If you are a movie buff like me, then you know that sequels are almost never as good as the original. However, this is not the case for The Em Files – my free series on all things Instagram. Part II is ALWAYS better than Part I! It’s the meat and potatoes. The Nuts and Bolts. The Actionables. Before you dive in, make sure to check out How to Become an Influencer Part I, to learn about building your portfolio and creating a media kit. Today we’ll be discussing all things brands – the best ways to reach out to them and when you should get paid. So grab a cup of coffee (or maybe a glass of wine) as you take the next steps to becoming an Influencer!
Come From a Place of Service
Before we continue, it’s important to take a moment to self reflect. Ask yourself, “Why do I want to be an Instagram Influencer?” If the answer is to get free stuff, then you’ve come to the wrong place. Because first and foremost, this job is about serving brands. Not the other way around. You are entering into partnerships, affiliations, and collaborations. Which means you now have a responsibility to represent this company to your fullest ability. Being an Influencer isn’t actually about YOU. It’s about introducing your followers to the brands that you believe in. You are the vessel. The liaison. The new and improved billboard. Treat this job with the utmost respect and integrity if you wish to keep it.
Generating your Rates
With that being said, this is a job which means you should be getting paid for your work. Would you hire a painter, provide them with all of their supplies, and then say, “By the way, that product is your form of compensation.” HELL NO! Creating content is no easy feat. It requires styling, photographing, editing, captioning (Is that a word?), posting at peak times, and tracking your insights. There is value in what you do, which is why 39% of brands are increasing their Influencer marketing budgets this year. Yes, there are budgets just for Influencers!
Which brings me to my next point – pitching to brands is part of your job. Do you know how often I hear, “I don’t ask for compensation if I’m the one to reach out to a brand.” WHY NOT? If you actively sought out a position would you then turn around and say, “No need to pay me!” when they offered it to you? Keep this in mind: When you settle for free product you make it 100 times harder for full-time Influencers to get paid. This is why educating you is SO IMPORTANT. Someone else’s livelihood could depend on it.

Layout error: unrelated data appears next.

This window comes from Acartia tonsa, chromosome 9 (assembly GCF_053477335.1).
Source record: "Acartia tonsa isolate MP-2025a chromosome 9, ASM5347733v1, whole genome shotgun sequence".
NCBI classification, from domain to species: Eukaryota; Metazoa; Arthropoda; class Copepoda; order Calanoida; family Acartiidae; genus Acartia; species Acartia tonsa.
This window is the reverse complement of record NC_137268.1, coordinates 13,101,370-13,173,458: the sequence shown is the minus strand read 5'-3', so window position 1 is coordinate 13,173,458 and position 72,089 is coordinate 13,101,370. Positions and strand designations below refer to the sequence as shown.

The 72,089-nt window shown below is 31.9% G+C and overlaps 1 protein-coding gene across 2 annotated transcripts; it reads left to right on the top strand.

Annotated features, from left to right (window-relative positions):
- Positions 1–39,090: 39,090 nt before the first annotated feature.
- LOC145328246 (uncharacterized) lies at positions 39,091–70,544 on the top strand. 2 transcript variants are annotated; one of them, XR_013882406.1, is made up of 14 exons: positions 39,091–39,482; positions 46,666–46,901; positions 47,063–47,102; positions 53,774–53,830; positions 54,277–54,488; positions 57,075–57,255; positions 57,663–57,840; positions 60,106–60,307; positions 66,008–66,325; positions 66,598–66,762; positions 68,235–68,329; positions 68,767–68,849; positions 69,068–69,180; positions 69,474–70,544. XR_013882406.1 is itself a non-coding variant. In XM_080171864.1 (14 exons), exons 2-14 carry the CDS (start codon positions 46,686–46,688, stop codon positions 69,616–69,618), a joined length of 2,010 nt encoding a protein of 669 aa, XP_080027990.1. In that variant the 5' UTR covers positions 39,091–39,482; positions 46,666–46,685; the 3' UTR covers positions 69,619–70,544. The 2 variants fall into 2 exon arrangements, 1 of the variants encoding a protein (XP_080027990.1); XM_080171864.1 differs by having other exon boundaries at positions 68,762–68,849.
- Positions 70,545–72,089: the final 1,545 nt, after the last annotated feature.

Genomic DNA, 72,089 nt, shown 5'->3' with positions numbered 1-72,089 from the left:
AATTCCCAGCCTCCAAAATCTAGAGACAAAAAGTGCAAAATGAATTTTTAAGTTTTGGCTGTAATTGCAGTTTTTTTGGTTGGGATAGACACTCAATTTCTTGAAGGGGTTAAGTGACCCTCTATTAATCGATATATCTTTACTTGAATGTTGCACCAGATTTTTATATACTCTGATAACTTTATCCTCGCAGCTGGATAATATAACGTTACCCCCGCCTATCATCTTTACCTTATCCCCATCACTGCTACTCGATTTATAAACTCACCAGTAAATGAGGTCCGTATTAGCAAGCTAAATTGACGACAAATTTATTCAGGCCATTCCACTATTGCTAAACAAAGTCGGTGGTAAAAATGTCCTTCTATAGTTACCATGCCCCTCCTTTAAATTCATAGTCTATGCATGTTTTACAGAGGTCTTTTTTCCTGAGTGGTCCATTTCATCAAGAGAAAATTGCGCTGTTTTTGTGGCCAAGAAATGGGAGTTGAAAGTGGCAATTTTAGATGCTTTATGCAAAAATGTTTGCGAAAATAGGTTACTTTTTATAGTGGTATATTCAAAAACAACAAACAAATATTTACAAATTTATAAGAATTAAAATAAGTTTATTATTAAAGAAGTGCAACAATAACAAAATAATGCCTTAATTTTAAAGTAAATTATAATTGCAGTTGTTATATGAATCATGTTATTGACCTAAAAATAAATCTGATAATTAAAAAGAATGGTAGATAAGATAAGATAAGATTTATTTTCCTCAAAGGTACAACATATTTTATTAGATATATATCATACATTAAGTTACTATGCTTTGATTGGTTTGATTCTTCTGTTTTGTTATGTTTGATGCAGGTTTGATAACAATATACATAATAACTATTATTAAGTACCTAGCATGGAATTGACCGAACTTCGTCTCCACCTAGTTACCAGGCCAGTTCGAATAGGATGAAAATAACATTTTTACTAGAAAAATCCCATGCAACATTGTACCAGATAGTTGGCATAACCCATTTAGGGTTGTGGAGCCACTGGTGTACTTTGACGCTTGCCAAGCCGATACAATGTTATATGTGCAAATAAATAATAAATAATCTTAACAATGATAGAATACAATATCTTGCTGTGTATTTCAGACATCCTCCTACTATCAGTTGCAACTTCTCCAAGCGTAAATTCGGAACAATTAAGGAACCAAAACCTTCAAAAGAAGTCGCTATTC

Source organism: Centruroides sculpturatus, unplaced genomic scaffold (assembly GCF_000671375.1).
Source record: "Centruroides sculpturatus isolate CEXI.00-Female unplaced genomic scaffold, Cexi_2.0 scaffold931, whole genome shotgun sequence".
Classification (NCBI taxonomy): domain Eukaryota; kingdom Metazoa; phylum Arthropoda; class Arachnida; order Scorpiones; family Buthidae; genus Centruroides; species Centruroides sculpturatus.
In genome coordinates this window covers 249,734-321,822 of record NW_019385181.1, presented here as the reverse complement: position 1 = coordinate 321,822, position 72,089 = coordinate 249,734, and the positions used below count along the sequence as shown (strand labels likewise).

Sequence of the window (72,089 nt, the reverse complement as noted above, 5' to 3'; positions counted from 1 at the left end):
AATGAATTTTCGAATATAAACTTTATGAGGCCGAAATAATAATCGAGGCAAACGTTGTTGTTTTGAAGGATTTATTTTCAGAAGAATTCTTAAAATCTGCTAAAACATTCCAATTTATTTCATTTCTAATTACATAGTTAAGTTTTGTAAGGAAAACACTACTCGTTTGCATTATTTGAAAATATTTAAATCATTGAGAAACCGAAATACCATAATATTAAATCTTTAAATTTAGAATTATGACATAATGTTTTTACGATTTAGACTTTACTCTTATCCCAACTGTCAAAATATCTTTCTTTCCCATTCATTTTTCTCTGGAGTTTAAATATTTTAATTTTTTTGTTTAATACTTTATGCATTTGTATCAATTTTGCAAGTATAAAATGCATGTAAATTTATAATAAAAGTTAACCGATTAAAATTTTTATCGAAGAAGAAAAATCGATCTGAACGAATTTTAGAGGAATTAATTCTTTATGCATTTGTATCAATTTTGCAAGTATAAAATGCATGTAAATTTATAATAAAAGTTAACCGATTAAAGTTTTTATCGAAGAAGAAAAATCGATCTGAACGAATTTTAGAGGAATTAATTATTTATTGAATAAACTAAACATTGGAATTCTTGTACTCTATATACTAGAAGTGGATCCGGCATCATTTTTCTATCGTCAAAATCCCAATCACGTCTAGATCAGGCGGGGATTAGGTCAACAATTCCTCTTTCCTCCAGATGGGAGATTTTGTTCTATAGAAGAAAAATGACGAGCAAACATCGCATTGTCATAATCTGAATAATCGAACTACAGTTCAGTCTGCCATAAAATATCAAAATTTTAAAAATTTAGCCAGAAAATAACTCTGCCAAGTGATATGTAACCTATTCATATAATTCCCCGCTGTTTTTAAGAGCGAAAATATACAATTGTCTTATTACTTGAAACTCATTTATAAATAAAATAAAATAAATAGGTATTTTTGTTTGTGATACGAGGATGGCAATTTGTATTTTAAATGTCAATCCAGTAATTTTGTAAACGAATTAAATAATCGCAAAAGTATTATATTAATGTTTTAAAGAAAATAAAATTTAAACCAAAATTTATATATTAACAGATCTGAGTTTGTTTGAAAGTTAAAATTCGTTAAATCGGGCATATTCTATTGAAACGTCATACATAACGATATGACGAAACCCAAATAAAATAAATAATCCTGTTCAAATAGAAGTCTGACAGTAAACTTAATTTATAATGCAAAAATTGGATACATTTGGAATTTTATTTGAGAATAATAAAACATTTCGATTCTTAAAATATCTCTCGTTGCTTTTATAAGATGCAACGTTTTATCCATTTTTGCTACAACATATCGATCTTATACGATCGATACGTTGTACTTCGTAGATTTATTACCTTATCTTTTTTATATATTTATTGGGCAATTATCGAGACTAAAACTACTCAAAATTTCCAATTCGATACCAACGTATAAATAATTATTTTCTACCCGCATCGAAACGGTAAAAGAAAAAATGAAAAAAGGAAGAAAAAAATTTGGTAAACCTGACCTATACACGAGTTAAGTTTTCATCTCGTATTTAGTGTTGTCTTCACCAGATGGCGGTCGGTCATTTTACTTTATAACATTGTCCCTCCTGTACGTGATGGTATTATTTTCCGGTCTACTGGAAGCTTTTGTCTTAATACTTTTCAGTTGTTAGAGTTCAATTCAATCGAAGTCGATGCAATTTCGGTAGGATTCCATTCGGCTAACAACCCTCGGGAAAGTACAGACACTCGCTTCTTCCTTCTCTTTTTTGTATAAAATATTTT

So you may be saying, Emily this is all well and good but how do I determine my rates? Remember when I introduced you to Zine.co and it blew your mind? Well hold on to your noggin because this might be even better! Meet my friend Social Bluebook, the Kelley Blue Book for Influencers. Join as a creator and connect your Instagram account in order to get suggested rates for sponsorships. Another rule of thumb is to charge 1 cent for every follower you have!
Reaching out to Brands
You’ve messaged a brand on Instagram and gotten their contact e-mail, now what? It’s time to send them a pitch e-mail! What is that you may ask? A pitch e-mail is a brief correspondence offering your services as an Influencer to a brand. The aim of the pitch is to produce a collaboration that is beneficial to both parties.
The Best Times to Send an E-mail
Remember when I talked about peak Instagram posting times? Well, the same applies to pitch e-mails. To ensure that your message is read and replied to, it’s best to send it early in the morning mid-week. According to Entreprenuer.com, Tuesdays at 10 am yields the highest open rates.